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Attachment Disorder: Resources: Books for Radishes
Runaway Bunny, by Margaret Wise Brown,
Clement Hurd (Illustrator).
Since its publication in 1942, The Runaway Bunny
has never been out of print. Generations of
sleepy children and grateful parents have loved
the classics of Margaret Wise Brown and Clement
Hurd, including Goodnight Moon. The Runaway
Bunny begins with a young bunny who decides to
run away: "'If you run away,' said his mother,
'I will run after you. For you are my little
bunny.'" And so begins a delightful, imaginary
game of chase. No matter how many forms the
little bunny takes - a fish in a stream, a
crocus in a hidden garden, a rock on a mountain
- his steadfast, adoring, protective mother
finds a way of retrieving him. The soothing
rhythm of the bunny banter - along with the
surreal, dream-like pictures - never fail to
infuse young readers with a complete sense of
security and peace. For any small child who has
toyed with the idea of running away or testing
the strength of Mom's love, this old favorite
will comfort and reassure. Baby-Preschool. 34
Mulberry Bird: An Adoption Story, by Anne
Braff Brodzinsky, Diana L. Stanley
Relinquishment is the hardest part of adoption
to talk about and is often glossed over in
children's books. Brodzinsky has chosen to tell
the story using birds to represent the people
involved. A young mother bird feeds and protects
her baby, noticing that other mothers have mates
to help them. Her baby's father has flown away.
Then a storm breaks her nest, and the baby falls
to the ground. She goes to the wise owl for
help, and he says the only way to solve her
problem is to find a family to love and care for
her child. She refuses at first, but then
relents, and the owl carries the baby to the
chosen shorebird couple. The young mother sees
that her child is safe and loved, and sadly
flies away forever. The baby hears from its
adoptive parents the story of its first mother's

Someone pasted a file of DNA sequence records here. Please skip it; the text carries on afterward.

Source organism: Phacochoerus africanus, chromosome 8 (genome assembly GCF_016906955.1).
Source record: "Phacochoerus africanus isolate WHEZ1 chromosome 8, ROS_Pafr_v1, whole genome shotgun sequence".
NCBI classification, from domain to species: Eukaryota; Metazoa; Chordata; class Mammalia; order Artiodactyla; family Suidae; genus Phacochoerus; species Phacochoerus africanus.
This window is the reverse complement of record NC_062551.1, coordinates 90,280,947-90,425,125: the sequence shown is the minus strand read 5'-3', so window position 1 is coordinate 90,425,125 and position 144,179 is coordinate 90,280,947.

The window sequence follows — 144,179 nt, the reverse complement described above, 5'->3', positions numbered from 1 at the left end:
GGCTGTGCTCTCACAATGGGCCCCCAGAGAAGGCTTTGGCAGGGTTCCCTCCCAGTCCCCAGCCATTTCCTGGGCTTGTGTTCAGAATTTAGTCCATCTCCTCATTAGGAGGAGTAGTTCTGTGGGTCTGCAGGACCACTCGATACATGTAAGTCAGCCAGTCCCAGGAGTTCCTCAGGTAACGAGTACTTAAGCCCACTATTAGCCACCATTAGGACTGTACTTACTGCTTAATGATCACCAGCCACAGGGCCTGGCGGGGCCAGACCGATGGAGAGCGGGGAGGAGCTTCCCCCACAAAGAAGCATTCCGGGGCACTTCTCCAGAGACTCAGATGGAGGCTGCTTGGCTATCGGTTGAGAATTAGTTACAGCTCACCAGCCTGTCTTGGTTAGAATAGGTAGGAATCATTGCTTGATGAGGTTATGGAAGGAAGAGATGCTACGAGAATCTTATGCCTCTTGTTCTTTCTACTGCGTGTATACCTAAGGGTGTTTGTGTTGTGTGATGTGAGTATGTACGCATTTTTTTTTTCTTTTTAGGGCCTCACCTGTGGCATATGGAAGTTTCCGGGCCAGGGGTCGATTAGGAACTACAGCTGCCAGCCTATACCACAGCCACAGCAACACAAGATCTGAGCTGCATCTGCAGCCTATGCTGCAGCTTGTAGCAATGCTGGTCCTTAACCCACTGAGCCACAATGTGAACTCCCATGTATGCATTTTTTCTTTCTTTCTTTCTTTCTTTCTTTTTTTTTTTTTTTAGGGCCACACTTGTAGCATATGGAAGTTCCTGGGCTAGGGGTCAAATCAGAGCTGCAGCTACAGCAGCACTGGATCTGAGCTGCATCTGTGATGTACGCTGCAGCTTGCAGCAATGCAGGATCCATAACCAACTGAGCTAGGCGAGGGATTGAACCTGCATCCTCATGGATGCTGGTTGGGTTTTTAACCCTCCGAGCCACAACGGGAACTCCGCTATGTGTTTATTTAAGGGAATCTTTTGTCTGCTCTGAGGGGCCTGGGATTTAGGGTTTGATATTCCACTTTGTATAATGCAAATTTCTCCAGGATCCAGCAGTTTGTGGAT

love and care. This revision of the 1986 story
is longer, newly illustrated in watercolors, and
reflects changes in adoption practice. Language
has been made more inclusive: the baby's need
for "a mother and father" becomes its need for
"a family." More of the youngster's feelings are
included: anger and confusion as well as
happiness and sadness. Ages 4-8. 47 pages.
Never Never Will She Stop Loving You, by
Jolene Durrant, Steve Allred (Photographer).
Thousands of readers enjoyed the original story!
This revised edition combines the original
children's book with an eight page guide for
adults, including adoptive parents, birth
parents, and the general public. Written by an
adoptive parent, this true story lovingly
connects birth mom and child while stressing the
importance of the adoptive parents. "...Wherever
you are Annie's Child, she loved you before you
were born. She loves you now. Never, never,
never will she stop loving you." Illustrations
for the text are a combination of drawings by
adopted children and photographs. Both text and
illustrations are a chocolate colored ink on
cream paper. Jolene Durrant is an adoptive
parent and a former elementary school teacher.
Annie, the young woman in the story, was
Durrant's foster daughter during Annie's
pregnancy. Ages 4-8. 40 pages.
My First Mother Love Me?: A Story for an
Adopted Child, by Kathryn Ann Miller, Jami
A book that helps a family consider an
important, difficult question. Even though
Morgan knows all about her adoption, the
preschooler sometimes wonders about her "other
mother." When she asks, "Did my first mother
love me?" her mother reads the letter her
birthmother wrote to her. It relates the woman's
wishes to be the one to give her child a safe
and happy home, but acknowledges sadly that this
is not possible. The adoptive family's openness
and love are evident. Pen-and-ink drawings
realistically illustrate the story. A note for
parents about "Talking with Your Child About
Adoption" is appended. This slim volume will be
of value to adoptive parents, especially those
fortunate enough to have letters from a
birthmother. Ages 4-8. 47 pages.
Do You Love Me?, by Barbara M. Joosse,
Barbara Lavallee (Illustrator).
This exceptional board-book tells a beautiful
and timeless story about a daughter's attempt to
find the limit of her mother's love. Barbara
Lavallee's exquisite illustrations of Alaska,
with their exaggeratedly foreshortened
perspective and rich tones of violet, blue-gray,
and gray-green, tell of an easy declaration ("I
love you more than the raven loves his treasure,
more than the dog loves his tail, more than the
whale loves his spout") that is pushed, and
pushed, and ("What if I put salmon in your parka
... and ermine in your mukluks?") pushed.
There's a quiet joyfulness in both the antics of